“It was a clean stage for us,” Loeb said. “We lost a little bit of time on some waypoints, but not too much, just like 2 or 3 minutes. When you see what happened on the stage, I think in the end that we did a good stage with second time overall. It was better than the previous ones and I think we’ve made a good step in the general rankings, so that’s not too bad.

“We suffered a lot thse last few days with different problems every day. Things seem to be turning. Others suffered today. We managed a good leap in the overall, so it’s pretty good.”

In the bikes category, Skyler Howes increased his overall lead with a second place in Stage 6, 56 seconds behind winner (and Husqvarna Facory Racing teammate) Luciano Benavides. The St. George, Utah, native leads two-time Dakar champion Toby Price by 3 minutes, 31 seconds overall.

“The only thing on my mind today was to go as fast as possible,” Howes said. ” As soon as we hit the dunes, we were going in a super good direction, so you can kind of jump them. It was a really fun stage and the dunes were wet still, so you got a lot of traction through them. They were really consistent too. A lot of the times you could jump them. I got caught out a couple of times and jumped into some pretty big compressions, so that slowed me down a bit

“It was a really fun special with a lot of dunes, but they were really nice to ride and the tracks in between were really fun. The wetter sand helps get more traction, but it is more difficult when you have lots of lines in front of you because they leave deep ruts so it’s very easy to get crossed up. You more or less have to choose your own line and things like this. Otherwise, it’s nice to have wet dirt. There will be a lot of time on the seat on the two next days and on link routes to get to the next bivouacs. But I’ll be using the same mentality as always, just doing the best I can every single day,”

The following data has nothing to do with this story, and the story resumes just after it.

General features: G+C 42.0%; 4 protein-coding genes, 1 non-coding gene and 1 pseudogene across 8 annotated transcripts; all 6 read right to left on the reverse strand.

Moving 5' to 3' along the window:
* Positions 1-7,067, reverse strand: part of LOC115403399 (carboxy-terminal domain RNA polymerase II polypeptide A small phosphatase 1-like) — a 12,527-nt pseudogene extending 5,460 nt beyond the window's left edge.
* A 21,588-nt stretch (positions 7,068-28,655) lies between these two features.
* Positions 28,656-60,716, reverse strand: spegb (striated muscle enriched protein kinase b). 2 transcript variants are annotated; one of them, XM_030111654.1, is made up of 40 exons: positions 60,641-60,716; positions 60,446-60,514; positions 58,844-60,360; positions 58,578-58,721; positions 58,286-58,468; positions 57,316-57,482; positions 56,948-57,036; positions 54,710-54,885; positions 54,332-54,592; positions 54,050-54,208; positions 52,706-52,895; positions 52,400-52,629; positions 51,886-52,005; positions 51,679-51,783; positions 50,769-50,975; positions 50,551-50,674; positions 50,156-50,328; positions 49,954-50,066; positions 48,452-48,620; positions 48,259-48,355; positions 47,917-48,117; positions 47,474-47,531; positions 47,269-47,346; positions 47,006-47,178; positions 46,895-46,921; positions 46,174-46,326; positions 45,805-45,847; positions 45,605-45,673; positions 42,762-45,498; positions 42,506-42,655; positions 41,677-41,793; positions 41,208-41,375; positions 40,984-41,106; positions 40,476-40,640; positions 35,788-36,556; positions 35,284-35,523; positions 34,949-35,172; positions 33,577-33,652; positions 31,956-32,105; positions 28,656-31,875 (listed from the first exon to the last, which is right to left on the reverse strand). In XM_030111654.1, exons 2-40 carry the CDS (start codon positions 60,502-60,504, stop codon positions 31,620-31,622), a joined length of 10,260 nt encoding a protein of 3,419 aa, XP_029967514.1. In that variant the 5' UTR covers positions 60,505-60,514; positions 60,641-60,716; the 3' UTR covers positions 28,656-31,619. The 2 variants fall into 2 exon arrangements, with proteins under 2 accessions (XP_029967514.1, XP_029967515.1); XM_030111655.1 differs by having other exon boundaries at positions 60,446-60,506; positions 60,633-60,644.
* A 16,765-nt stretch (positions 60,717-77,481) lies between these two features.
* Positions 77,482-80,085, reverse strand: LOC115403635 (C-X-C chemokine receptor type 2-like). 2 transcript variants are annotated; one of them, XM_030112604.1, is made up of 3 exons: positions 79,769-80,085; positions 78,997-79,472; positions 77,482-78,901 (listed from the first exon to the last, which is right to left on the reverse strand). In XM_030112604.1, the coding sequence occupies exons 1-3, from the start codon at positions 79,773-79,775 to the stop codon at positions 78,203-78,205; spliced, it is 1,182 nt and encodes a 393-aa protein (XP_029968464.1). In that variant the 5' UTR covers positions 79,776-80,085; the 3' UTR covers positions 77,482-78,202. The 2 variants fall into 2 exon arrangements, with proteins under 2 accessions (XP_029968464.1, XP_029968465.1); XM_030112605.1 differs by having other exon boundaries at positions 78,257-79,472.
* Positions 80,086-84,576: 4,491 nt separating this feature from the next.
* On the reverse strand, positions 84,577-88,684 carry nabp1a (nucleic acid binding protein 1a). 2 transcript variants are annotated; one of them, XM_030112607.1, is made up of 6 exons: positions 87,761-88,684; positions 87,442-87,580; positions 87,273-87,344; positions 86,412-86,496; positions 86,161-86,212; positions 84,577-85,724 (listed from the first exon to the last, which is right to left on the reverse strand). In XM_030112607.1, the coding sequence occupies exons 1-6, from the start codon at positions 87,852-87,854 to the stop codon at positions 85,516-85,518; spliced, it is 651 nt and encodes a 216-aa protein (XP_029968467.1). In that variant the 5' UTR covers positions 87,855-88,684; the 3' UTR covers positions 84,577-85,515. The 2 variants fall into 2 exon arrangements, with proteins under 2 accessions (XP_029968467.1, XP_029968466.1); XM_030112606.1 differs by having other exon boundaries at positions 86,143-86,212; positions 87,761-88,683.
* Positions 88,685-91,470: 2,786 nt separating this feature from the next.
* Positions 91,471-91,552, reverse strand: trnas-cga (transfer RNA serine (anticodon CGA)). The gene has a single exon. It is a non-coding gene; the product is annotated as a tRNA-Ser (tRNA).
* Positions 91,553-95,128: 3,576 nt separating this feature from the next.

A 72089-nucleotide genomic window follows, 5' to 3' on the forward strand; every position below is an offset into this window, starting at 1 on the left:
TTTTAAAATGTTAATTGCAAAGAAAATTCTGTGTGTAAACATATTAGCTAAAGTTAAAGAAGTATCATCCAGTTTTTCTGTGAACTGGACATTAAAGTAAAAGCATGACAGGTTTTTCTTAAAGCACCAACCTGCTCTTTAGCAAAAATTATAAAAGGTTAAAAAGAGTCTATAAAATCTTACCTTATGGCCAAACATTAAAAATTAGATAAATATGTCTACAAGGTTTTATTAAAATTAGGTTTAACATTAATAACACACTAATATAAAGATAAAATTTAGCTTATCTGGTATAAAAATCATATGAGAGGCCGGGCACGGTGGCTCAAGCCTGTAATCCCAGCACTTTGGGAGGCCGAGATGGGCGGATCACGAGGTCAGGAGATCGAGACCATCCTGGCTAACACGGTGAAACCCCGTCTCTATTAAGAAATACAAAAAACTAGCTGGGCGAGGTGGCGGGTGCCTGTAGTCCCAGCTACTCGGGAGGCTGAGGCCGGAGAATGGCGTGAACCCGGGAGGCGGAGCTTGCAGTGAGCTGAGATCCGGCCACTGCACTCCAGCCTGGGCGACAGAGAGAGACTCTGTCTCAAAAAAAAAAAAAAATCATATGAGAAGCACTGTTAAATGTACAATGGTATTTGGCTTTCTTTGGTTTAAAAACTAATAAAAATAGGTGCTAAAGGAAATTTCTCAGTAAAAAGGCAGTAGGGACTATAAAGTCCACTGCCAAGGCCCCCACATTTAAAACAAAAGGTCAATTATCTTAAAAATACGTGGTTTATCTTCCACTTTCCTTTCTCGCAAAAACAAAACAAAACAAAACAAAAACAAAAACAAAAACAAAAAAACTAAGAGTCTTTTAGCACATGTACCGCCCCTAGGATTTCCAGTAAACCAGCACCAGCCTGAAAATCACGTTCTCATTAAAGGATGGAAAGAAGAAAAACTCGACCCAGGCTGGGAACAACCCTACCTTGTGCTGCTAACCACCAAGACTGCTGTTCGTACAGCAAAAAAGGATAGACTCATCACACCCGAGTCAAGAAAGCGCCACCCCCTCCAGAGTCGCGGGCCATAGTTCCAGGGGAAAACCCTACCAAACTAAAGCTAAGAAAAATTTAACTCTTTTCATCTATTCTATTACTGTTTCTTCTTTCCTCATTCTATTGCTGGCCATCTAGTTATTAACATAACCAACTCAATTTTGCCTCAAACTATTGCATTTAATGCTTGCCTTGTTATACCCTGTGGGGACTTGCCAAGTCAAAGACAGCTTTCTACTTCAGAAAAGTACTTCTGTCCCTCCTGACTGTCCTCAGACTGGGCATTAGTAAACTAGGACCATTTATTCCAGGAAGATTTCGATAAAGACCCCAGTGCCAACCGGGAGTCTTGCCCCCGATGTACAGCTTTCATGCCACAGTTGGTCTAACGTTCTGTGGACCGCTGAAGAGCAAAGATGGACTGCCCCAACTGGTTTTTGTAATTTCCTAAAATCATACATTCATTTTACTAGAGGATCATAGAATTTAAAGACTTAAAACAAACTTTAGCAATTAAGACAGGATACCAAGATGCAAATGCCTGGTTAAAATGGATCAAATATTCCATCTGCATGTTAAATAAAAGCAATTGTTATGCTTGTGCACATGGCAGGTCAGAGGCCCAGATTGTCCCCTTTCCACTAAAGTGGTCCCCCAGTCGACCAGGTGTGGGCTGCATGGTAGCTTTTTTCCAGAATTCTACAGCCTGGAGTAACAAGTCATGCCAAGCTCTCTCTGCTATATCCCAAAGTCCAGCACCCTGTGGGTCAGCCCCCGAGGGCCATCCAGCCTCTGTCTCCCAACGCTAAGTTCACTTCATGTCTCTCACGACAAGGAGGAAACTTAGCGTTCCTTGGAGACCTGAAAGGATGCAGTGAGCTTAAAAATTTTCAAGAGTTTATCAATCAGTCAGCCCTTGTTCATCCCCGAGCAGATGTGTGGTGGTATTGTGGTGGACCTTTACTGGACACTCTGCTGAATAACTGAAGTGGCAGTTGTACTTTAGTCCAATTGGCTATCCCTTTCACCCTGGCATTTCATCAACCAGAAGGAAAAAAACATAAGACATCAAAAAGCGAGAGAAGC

Mason Klein fell to seventh overall after the American finished 12th in the stage.

“It was a really difficult day for me,” said Klein, a 21-year-old making his second Dakar Rally start. “It was cold, and I struggled in the dunes. I fell twice. It’s the first time I’ve fallen since the start of the rally. It hurt bad. This special was horrible. From now on, I’m going to try and do my best taking it as easy as possible.”

After Stage 6 had ended, the Dakar Rally announced the cancellation of the Stage 7 special for bikes because of worsening weather and tired riders. While bikes and quads will head directly to Al Duwadimi on the road section Saturday, cars and trucks will contest Stage 7 as scheduled.

In T3 light prototype, Guillaume De Mevius won Stage 6 to extend his lead over American podium finishers Austin “A.J.” Jones (second) and Seth Quintero (third).

“It was fun; we just followed Guillaume after we got passed,” Jones said. “Not too eventful. Some really rough dunes, smashing our head around. We’re here, and the car is all good.”

Quintero tried to make a charge in the final 50 kilometers but “a pretty big mistake” on navigation cost time.

“Completely my fault,” the Southern California native said. “I ended up on a plateau and was trying to get down to a valley. Bummer deal there. Had to go back to a waypoint and had a puncture with 6 to 7 kilometers to go. I don’t think today was our day but we’re still in the rally and got a smile on my face and go after it tomorrow.”

Mitch Guthrie rebounded for a fifth after a disastrous fifth stage for the Red Bull Off Road Junior Team driver. The American is ranked 31st overall in T3.

“Good day; we did all right after the issues yesterday,” Guthrie said. “Just to get back in the groove of things. I’m happy to get back to the finish line today.”

NBC Sports’ daily 6:30 p.m. ET coverage of the 2023 Dakar Rally will continue tonight on Peacock’s NBC Sports channel.